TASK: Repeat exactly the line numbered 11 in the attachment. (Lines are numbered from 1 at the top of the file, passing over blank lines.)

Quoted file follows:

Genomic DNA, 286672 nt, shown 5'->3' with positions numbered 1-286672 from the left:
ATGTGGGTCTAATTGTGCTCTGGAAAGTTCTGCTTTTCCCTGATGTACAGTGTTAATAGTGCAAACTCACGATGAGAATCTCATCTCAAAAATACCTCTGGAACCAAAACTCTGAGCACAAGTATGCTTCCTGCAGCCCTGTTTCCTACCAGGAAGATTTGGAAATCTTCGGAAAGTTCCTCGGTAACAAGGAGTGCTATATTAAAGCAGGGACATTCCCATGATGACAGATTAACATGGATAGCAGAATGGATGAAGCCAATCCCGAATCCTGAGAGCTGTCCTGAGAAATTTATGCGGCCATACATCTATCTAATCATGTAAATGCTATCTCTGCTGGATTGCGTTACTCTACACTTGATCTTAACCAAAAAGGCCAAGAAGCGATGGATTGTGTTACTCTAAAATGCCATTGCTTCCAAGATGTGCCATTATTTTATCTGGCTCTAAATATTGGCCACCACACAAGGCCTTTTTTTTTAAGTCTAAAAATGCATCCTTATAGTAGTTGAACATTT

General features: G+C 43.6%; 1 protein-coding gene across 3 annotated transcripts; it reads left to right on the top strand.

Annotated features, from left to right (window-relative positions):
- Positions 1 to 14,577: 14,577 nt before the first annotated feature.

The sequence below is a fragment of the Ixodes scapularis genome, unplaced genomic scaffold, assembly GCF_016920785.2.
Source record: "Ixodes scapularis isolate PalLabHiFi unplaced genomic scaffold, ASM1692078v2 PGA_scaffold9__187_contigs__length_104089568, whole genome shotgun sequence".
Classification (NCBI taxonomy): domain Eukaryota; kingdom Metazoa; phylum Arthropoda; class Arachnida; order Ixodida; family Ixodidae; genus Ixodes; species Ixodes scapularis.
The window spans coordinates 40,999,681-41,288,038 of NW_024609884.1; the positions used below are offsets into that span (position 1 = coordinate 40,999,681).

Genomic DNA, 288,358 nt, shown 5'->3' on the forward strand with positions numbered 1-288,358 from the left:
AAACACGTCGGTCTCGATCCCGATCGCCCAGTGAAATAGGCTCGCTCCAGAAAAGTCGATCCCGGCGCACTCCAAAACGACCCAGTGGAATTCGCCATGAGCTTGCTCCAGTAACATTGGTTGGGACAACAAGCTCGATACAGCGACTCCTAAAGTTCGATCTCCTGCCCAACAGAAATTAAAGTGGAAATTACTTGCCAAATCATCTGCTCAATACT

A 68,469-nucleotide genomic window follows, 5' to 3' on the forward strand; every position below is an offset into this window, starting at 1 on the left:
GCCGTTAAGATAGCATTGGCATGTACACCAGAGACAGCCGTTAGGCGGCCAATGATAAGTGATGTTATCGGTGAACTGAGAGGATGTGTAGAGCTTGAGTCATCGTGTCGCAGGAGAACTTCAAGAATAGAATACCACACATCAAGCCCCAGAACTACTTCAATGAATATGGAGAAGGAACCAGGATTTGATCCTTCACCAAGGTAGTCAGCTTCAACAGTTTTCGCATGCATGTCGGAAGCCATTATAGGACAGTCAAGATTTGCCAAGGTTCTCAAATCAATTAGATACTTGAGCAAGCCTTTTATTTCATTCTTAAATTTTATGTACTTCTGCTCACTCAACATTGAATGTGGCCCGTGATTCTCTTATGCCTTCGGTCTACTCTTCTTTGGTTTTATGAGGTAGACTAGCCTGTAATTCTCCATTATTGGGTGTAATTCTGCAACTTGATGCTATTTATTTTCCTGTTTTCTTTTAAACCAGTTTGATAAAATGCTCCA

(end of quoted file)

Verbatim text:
AAACACGTCGGTCTCGATCCCGATCGCCCAGTGAAATAGGCTCGCTCCAGAAAAGTCGATCCCGGCGCACTCCAAAACGACCCAGTGGAATTCGCCATGAGCTTGCTCCAGTAACATTGGTTGGGACAACAAGCTCGATACAGCGACTCCTAAAGTTCGATCTCCTGCCCAACAGAAATTAAAGTGGAAATTACTTGCCAAATCATCTGCTCAATACT